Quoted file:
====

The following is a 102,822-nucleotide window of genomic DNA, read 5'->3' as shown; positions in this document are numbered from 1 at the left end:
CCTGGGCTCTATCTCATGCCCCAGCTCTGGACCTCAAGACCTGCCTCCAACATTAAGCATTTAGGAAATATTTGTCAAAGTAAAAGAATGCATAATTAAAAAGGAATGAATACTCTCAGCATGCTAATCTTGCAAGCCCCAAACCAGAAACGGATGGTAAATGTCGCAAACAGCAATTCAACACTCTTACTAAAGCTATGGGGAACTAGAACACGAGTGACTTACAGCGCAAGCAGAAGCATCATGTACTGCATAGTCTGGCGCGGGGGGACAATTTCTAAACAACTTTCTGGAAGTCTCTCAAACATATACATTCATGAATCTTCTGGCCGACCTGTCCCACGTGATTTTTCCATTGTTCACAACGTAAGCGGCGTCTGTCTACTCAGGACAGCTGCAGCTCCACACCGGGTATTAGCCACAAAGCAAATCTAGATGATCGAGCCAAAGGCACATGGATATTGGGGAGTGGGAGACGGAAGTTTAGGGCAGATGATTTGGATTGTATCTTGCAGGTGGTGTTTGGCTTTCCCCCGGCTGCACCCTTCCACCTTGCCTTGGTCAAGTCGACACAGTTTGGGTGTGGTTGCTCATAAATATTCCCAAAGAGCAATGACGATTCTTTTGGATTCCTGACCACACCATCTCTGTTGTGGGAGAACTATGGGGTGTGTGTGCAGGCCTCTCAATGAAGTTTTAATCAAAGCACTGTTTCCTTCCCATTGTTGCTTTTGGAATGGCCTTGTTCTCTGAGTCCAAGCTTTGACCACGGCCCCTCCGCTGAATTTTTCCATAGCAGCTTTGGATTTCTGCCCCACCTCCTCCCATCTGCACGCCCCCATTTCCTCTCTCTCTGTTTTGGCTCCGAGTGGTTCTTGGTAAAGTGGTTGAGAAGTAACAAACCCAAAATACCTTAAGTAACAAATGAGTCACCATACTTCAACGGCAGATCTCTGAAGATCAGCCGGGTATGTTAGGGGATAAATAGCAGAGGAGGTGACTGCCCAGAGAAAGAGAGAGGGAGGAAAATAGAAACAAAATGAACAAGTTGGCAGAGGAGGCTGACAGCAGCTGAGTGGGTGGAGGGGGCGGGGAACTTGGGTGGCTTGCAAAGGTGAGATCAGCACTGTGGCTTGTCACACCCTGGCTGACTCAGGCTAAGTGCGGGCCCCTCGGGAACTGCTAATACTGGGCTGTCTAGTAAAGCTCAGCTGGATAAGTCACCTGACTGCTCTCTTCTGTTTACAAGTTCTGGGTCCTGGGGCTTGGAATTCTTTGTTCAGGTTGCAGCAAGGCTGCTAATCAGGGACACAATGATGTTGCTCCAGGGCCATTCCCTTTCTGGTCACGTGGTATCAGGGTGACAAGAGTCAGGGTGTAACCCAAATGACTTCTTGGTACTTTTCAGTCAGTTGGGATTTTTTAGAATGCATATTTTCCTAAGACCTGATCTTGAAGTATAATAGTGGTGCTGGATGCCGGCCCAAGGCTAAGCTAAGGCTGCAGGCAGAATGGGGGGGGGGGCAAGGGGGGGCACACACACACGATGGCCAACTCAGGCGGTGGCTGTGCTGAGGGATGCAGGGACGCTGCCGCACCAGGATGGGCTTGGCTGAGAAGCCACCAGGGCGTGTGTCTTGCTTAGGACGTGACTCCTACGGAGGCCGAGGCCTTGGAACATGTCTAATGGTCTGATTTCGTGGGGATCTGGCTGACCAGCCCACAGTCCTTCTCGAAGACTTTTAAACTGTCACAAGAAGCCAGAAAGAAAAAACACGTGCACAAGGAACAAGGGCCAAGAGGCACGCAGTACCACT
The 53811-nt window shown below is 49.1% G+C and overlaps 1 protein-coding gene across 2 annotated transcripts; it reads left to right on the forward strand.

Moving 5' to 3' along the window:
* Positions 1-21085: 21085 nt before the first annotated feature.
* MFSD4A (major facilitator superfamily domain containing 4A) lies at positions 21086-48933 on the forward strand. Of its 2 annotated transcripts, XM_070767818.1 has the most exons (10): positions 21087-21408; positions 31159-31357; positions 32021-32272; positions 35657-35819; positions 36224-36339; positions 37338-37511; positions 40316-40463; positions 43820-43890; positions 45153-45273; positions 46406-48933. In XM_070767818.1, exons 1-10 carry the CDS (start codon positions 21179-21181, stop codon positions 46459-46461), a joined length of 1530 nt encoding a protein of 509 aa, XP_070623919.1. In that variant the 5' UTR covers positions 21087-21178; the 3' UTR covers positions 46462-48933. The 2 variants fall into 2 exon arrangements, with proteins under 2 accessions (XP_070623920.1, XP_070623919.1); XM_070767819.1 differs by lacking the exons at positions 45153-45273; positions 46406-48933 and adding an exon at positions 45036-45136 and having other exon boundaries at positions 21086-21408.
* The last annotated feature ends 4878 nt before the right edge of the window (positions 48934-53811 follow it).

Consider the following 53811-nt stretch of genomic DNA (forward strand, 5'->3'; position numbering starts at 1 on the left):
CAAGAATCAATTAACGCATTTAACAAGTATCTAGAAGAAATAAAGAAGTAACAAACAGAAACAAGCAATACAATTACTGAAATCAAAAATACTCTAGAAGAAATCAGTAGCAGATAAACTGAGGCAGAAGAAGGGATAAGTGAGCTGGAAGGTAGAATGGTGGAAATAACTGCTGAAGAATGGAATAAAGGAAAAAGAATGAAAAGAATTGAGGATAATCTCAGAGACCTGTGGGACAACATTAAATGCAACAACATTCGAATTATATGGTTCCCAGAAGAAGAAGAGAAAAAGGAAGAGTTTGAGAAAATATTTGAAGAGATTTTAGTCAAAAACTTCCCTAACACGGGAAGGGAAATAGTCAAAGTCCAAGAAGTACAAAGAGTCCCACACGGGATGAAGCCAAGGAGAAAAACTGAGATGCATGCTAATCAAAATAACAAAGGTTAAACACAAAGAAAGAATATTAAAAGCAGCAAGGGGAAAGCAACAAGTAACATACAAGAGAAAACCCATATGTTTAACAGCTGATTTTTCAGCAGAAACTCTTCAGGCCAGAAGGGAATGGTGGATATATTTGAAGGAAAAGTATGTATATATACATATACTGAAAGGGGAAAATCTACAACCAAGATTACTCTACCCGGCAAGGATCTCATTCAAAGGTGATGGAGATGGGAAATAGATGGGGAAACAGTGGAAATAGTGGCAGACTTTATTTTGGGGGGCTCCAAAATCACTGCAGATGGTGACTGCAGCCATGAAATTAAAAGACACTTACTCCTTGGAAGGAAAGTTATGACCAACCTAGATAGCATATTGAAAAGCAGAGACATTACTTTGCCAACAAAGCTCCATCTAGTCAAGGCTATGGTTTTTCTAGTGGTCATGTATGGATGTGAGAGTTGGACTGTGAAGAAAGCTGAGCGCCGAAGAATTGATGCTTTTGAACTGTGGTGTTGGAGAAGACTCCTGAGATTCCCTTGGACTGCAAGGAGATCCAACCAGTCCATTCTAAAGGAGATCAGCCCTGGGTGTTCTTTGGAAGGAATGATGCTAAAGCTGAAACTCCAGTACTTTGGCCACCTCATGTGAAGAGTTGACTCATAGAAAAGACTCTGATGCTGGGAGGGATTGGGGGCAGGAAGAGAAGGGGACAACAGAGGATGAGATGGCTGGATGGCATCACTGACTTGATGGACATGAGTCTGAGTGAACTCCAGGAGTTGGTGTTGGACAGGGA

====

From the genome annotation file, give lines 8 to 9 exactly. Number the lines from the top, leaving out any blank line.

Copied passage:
Consider the following 53811-nt stretch of genomic DNA (forward strand, 5'->3'; position numbering starts at 1 on the left):
CAAGAATCAATTAACGCATTTAACAAGTATCTAGAAGAAATAAAGAAGTAACAAACAGAAACAAGCAATACAATTACTGAAATCAAAAATACTCTAGAAGAAATCAGTAGCAGATAAACTGAGGCAGAAGAAGGGATAAGTGAGCTGGAAGGTAGAATGGTGGAAATAACTGCTGAAGAATGGAATAAAGGAAAAAGAATGAAAAGAATTGAGGATAATCTCAGAGACCTGTGGGACAACATTAAATGCAACAACATTCGAATTATATGGTTCCCAGAAGAAGAAGAGAAAAAGGAAGAGTTTGAGAAAATATTTGAAGAGATTTTAGTCAAAAACTTCCCTAACACGGGAAGGGAAATAGTCAAAGTCCAAGAAGTACAAAGAGTCCCACACGGGATGAAGCCAAGGAGAAAAACTGAGATGCATGCTAATCAAAATAACAAAGGTTAAACACAAAGAAAGAATATTAAAAGCAGCAAGGGGAAAGCAACAAGTAACATACAAGAGAAAACCCATATGTTTAACAGCTGATTTTTCAGCAGAAACTCTTCAGGCCAGAAGGGAATGGTGGATATATTTGAAGGAAAAGTATGTATATATACATATACTGAAAGGGGAAAATCTACAACCAAGATTACTCTACCCGGCAAGGATCTCATTCAAAGGTGATGGAGATGGGAAATAGATGGGGAAACAGTGGAAATAGTGGCAGACTTTATTTTGGGGGGCTCCAAAATCACTGCAGATGGTGACTGCAGCCATGAAATTAAAAGACACTTACTCCTTGGAAGGAAAGTTATGACCAACCTAGATAGCATATTGAAAAGCAGAGACATTACTTTGCCAACAAAGCTCCATCTAGTCAAGGCTATGGTTTTTCTAGTGGTCATGTATGGATGTGAGAGTTGGACTGTGAAGAAAGCTGAGCGCCGAAGAATTGATGCTTTTGAACTGTGGTGTTGGAGAAGACTCCTGAGATTCCCTTGGACTGCAAGGAGATCCAACCAGTCCATTCTAAAGGAGATCAGCCCTGGGTGTTCTTTGGAAGGAATGATGCTAAAGCTGAAACTCCAGTACTTTGGCCACCTCATGTGAAGAGTTGACTCATAGAAAAGACTCTGATGCTGGGAGGGATTGGGGGCAGGAAGAGAAGGGGACAACAGAGGATGAGATGGCTGGATGGCATCACTGACTTGATGGACATGAGTCTGAGTGAACTCCAGGAGTTGGTGTTGGACAGGGA